Farm kitchen 50 years ago. [Christian Material]greenspun.com : LUSENET : Countryside : One Thread
Walkin into the kitchen by the front door, one can already smell the delilcious odor of homemade light bread bakin in the oven of the old Home Comfort wood cookstove. The flicker of the kerosene lamp takes some of the darkness away and one can also see the big pot of mush simmer'n on that same stove too. A large wooden table with chairs on one side and a long bench on the other side. The Home Comfort is keepin the kitchen warm but the rest of the house is heated by other wood heaters. The front porch is loaded down with spllit and stacked oak firewood-easily reached by steppin through the front door and grabbin an armload. This cornmeal mush already mentioned could just as easily have been some hog meat fryin or maybe even chicken. Either way---it was all homegrown. Not shot full of chemicals and antibotics to trouble the partakers of this grub sometime in the future. I remember the saving of hog guts to stuff with homemade sausage but later on we just bought them already cleaned and ready to stuff. It was rather difficult to peel those layers of the guts off just to get to an inside layer that was used. I suppose they use something else now as the "gut cleanin" is probably outdated and "gross" to some.
Fresh homegrown eggs, homemade sausage, light bread, mush, bacon, pork chops, bisk-ets, syrup and lots of coffee could all be found on the breakfast table of a farm family 50 years ago. Those days started before sunrise usually preceding a day of hard but satisfying work. Prductive yet enjoyable work where you could see something accomoplished and it gave you a warm feelin inside to know you made a difference. Go back? Nopee! The lifestyle was slower and friendships were common amongst nighbors but some other things were not good at all. Medical science was still kinda in the "dark ages" then compared to now, with people dying young from diseases that are now considered minor.
Progress is wonderful in lots of ways but the hustle and bustle of todays' modern world is just a little bit more than what I like. Thats why I choose to live where we do. The dead end road we live on can get crowded at time---that is when our neighbor has company! I am not anti-social at all but don't really want to "hobnob" with bunches of people either. I love my privacy and don't like being bothered---especially by unannounced visitors and most certainly the telemarketers on the phone.
Some have asked me how will I get along in Heaven with lots and lots of people there. My answer is---I'll manage quite nicely! He's coming soon. Are you ready? Matt.24:44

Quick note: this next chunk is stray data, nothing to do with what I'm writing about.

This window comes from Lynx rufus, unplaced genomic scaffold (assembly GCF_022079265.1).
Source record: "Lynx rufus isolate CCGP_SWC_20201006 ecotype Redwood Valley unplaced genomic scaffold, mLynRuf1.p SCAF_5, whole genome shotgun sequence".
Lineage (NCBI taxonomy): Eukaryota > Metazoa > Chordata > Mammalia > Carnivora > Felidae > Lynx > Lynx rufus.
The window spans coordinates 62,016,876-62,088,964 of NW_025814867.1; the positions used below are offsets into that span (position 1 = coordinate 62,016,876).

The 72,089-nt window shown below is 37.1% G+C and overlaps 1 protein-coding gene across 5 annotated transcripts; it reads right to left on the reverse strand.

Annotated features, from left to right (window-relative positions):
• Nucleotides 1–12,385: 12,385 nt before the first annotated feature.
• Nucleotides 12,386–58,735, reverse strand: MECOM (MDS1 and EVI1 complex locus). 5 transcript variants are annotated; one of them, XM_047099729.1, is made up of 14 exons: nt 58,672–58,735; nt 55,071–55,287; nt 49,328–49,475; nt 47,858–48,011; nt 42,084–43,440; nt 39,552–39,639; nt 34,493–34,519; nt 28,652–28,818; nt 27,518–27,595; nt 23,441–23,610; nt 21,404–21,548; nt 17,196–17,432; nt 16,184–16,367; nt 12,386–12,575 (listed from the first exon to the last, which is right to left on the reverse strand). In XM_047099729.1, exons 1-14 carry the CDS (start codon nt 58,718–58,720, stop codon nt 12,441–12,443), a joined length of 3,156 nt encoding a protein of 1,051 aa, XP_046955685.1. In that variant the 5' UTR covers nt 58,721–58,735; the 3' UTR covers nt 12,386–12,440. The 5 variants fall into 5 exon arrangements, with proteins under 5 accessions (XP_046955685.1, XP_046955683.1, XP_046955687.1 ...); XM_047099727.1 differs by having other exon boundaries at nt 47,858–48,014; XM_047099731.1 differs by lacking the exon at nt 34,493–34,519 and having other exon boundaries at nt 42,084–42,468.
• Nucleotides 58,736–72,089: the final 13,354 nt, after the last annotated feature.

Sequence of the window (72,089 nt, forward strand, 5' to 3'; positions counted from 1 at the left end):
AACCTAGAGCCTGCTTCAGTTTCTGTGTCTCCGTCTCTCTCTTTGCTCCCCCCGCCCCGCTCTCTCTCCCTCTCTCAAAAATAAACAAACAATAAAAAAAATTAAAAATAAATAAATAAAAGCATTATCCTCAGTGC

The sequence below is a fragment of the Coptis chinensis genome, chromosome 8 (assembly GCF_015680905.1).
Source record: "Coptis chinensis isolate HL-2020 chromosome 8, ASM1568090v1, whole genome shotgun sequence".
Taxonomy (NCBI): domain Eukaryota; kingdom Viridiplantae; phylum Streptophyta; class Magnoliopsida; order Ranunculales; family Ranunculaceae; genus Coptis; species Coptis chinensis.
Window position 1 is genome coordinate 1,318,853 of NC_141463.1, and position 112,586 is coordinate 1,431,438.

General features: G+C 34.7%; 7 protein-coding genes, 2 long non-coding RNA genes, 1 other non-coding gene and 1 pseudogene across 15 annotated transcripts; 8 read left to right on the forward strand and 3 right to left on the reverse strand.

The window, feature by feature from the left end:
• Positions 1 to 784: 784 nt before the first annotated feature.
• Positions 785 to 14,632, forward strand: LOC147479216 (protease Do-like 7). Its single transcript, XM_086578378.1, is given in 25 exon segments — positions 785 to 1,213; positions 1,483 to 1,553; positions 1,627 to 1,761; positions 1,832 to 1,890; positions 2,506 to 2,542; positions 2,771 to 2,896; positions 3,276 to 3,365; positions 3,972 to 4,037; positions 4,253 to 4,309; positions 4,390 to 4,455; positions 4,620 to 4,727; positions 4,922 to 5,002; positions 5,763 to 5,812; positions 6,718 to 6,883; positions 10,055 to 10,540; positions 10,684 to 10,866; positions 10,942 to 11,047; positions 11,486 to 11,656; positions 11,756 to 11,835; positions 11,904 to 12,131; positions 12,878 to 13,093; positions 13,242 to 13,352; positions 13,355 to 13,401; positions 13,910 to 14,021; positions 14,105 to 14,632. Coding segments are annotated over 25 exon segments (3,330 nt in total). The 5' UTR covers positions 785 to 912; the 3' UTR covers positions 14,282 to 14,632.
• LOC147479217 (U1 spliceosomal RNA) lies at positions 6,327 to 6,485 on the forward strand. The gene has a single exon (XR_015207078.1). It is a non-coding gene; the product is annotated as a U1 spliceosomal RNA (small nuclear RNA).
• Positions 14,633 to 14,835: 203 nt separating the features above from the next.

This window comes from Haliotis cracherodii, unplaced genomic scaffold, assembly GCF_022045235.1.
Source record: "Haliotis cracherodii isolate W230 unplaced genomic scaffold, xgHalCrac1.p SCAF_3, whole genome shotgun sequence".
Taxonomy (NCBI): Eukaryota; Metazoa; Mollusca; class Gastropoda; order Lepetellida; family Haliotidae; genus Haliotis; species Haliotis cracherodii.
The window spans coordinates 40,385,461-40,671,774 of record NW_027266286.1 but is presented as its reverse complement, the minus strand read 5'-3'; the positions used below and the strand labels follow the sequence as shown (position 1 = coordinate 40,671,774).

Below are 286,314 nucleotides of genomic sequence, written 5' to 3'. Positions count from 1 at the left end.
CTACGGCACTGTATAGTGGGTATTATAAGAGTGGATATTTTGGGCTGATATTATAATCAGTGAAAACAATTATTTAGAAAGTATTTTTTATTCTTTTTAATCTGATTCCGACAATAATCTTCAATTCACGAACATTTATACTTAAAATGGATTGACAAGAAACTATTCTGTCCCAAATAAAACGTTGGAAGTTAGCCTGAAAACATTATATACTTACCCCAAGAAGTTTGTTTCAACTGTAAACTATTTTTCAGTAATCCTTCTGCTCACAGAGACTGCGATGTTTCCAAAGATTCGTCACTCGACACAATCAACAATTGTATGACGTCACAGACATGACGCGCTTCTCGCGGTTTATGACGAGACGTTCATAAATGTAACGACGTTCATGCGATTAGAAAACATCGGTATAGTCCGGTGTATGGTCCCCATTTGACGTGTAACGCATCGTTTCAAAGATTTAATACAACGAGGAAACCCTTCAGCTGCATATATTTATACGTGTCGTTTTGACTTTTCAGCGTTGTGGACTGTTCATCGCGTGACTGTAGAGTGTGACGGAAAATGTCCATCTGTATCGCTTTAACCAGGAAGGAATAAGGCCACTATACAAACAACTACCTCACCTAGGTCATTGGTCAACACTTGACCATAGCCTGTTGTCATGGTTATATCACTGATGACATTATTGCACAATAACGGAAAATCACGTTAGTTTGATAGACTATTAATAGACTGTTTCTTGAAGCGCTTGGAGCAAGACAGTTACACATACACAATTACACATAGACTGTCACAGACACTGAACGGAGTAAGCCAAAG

-- hoot (firstname.lastname@example.org), May 10, 2001
Thanks for the 50 year old memories. I had similar ones 35 years ago at my grandparents. We sorta get em today, but D.J.s 50 year memories will be of Lynns bread machine and the free standing hooded fireplace. I guess changes are inevitable, but life can always be good.
-- Jay Blair in N. Al (email@example.com), May 10, 2001.
I think it is great now days because we can "choose" which world to live in. If we choose to, we can live the old ways but still have modernization.
If we have a cold we can mix up the "home remedy"...but if we get cancer or stroke.... we have modern medicine!
We can cook on the old wood cookstove all the old comfort foods we know and love...but warm up the leftovers for lunch in the microwave.
Also, just a thought...even the poorer folks today live better than even the kings and queens did years ago. Something to think about when the bills are gettin' ya down.
Okay, so there are some things worst today...the deterioration of religion, more crime, etc. But we are not persecuted for our religion like it was years before (although I believe we will see it again) and crime has always been there (read old newspaper accounts), etc, etc.
So all in all...let me homestead the old ways but be able to get advise 24 hours a day 7 days a week from this forum. Take away my woodstove...but by golly....leave my computer!!!
-- Karen (firstname.lastname@example.org), May 10, 2001.
Wow, Hoot I was relivin' my younger years of childhood at my grandparents farm. And I'm just 36, so maybe 50 'aint so far off after all. My grandmother was the best example of a Christain I've ever known, Those are all good memories. Thank you,
-- Thumper (email@example.com), May 11, 2001.